For anyone not familiar with the long-running Marvel comic series Black Panther, one of the film adaptation’s early scenes might have caused a stir, as it did with the Indian film board.
When M’baku, a character vying for the throne of the fictional country of Wakanda, challenges T’Challa/Black Panther, he yells, “Glory to Hanuman.” That one line’s significance is bound to reverberate.
In addition to box office records, the perceived limitations of an all-Black leading cast, and the constraints of a lesser known protagonist in the Marvel Universe, Black Panther has also smashed another stereotype: that Hollywood has to frame its superhero franchises on an Abrahamic-centered notion of spirituality and right and wrong.
Lost in the political, economic, and racial implications of the Afrofuturistic film adaption of the comic book series is Black Panther’s defiance of a spiritual world that’s largely defined by Abrahamic-centric notions of divinity. It’s also the first blockbuster film that seeks to tie the spiritual salvation of an imagined African nation with actual indigenous notions of lived religion.
The comic’s homage to Hinduism, in the form of the Hanuman-worshiping Jobari tribe, showcases a long-standing fascination by Afrofuturists with Dharmic traditions as a means of symbolic and intersectional resistance to a white Christian mapping of history. In other words, the mere mention of Hanuman (who is depicted in the comics as a gorilla deity) subverts the narrative of a colonized – or even post-colonial – framework. By doing so, the fictionalized society in which Wakandans live becomes a symbol of resistance.
Ironically, the Black Panther film release comes 90 years after the first Afrofuturist, W.E.B Du Bois, published Dark Princess, which imagined a Hindu princess guiding an African American man into the leadership of “darker peoples.”
The book’s hero, Matthew Townes, escapes Chicago – and imminent charges for working for a corrupt politician – and finds himself in an international gathering of the darker races. It is there he meets Kautilya, the daughter of an Indian maharaja, who seeks to bring a select group of thinkers together to fight white subjugation. Eventually, Townes falls in love with Kautilya, who teaches him about the glory of the darker races and the need to restore them to their rightful place in history. She even points to Matthew’s own legacy as a son of the goddess Kali, the Hindu deity. Even as the novel’s heroes face their own shaming (Matthew is sent to jail while Kautilya is stripped of her royalty), the redemption lies in their son becoming a crown prince of the darker nations. As she tells Matthew, “God lives forever – Brahma, Buddha, Mohammed, Christ – all His infinite incarnations. From God we came, to God we shall return. We are eternal because we are God.”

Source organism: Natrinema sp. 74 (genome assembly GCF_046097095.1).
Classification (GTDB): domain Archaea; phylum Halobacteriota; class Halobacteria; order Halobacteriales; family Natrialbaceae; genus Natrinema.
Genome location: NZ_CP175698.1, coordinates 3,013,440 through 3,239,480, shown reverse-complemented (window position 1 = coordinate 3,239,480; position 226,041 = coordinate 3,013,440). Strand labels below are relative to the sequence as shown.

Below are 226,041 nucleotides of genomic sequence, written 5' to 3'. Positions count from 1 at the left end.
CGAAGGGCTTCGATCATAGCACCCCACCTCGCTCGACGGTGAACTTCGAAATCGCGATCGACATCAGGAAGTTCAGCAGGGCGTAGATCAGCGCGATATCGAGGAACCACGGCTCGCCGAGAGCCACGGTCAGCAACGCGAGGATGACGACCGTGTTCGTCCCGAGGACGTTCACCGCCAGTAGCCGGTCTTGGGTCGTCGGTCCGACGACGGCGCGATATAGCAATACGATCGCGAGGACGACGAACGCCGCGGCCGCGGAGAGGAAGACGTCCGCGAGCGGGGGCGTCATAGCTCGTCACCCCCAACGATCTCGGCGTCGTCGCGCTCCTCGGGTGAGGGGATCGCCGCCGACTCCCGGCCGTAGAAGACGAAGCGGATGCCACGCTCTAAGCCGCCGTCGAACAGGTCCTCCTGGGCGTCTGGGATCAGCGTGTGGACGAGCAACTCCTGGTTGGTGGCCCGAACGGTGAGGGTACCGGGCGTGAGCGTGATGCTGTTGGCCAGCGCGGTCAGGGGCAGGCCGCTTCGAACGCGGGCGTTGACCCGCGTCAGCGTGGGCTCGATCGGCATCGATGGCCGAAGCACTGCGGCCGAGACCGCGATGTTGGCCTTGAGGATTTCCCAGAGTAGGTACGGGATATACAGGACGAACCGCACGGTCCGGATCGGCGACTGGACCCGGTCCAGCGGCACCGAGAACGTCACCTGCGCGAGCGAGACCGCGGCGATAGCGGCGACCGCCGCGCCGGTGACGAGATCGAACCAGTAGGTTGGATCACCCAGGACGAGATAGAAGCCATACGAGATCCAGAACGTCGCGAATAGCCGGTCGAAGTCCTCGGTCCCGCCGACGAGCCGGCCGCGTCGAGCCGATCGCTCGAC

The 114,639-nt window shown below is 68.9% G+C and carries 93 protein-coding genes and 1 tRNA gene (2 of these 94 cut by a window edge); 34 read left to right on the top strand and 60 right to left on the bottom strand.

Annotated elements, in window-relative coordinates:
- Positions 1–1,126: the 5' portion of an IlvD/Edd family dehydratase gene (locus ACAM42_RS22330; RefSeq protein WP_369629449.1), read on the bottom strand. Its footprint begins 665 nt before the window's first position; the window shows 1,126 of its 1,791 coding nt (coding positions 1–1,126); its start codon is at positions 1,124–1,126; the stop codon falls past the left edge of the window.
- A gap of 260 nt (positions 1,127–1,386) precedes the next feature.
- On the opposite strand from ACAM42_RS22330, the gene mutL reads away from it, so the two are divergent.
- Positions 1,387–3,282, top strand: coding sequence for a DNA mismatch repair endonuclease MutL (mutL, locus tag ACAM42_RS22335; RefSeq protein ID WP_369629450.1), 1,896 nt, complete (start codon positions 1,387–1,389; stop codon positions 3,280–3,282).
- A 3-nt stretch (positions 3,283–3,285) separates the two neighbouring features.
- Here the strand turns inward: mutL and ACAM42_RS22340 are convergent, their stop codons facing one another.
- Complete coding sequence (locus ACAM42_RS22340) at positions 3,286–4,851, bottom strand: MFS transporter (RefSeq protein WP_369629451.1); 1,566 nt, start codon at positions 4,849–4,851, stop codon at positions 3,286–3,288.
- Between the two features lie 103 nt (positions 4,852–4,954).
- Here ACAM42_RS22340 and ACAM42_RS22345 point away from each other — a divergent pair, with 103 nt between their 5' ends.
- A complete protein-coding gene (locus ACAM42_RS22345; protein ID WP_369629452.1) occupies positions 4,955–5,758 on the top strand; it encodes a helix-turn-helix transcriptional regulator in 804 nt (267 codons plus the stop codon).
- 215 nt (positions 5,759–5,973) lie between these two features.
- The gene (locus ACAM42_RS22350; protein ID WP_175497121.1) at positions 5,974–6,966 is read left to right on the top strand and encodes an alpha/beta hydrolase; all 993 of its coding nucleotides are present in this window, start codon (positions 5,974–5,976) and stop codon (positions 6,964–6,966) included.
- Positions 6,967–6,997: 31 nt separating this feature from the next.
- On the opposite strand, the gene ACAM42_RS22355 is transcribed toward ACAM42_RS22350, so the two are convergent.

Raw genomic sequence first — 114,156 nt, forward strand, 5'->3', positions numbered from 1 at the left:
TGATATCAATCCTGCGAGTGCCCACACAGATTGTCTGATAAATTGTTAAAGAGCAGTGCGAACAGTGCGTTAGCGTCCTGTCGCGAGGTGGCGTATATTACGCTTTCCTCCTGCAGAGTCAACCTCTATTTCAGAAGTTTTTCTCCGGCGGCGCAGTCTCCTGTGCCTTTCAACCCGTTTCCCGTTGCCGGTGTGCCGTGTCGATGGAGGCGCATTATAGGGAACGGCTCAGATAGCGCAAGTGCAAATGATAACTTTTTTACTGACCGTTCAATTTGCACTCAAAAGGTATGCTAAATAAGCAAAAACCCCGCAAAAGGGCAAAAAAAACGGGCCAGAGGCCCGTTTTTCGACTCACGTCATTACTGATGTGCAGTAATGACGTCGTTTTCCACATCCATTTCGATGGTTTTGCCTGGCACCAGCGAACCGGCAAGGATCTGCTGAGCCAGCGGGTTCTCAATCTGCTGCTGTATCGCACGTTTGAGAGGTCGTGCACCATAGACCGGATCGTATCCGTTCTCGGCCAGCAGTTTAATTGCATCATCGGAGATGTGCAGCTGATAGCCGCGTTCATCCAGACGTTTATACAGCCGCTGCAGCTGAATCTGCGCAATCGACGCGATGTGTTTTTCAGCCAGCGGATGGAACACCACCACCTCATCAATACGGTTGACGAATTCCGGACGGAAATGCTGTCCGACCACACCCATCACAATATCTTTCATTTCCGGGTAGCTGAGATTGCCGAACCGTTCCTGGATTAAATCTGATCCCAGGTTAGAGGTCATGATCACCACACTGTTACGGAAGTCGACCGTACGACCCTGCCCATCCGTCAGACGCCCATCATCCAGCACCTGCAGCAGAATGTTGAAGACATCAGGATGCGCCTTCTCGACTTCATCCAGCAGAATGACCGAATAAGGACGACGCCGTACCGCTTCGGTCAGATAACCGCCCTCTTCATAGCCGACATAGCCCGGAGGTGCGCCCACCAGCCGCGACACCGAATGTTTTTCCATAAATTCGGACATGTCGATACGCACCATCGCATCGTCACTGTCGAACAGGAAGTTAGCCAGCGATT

Kautilya’s exclamation mirrors the Advaita school of Hindu philosophy, premised upon the idea that the soul and God are one, but it also reflects one of the central premises of Hinduism, exemplified in the Rig Veda verse: “The Truth is one; the wise call it by many names.” These theological reflections are overlooked in subsequent analyses of the novel, but provide a glimpse into a more advanced understanding of Hindu philosophy than Du Bois was given credit for.
In contrast to Dark Princess, Black Panther relies slightly more on Hindu symbolism than philosophy (though dharma is an unsaid aspect of the characters’ interactions). However, the significance of Hanuman as a transcendent deity cannot be overlooked, especially at a time when dialogues about global migration, the right to worship, and access to natural resources are becoming more overtly racialized. The film provides more than just as entertainment escape: it reimagines a world in which the current racial and theological paradigms are challenged forcefully. With the film expected to have at least several sequels, there will be more opportunities to reference Hinduism and Hindu iconography.
Thus, “Glory to Hanuman” might be minor in terms of the movie’s plot, but it will loom large in the greater context of resistance. For that, we all owe the Jobari a debt of gratitude.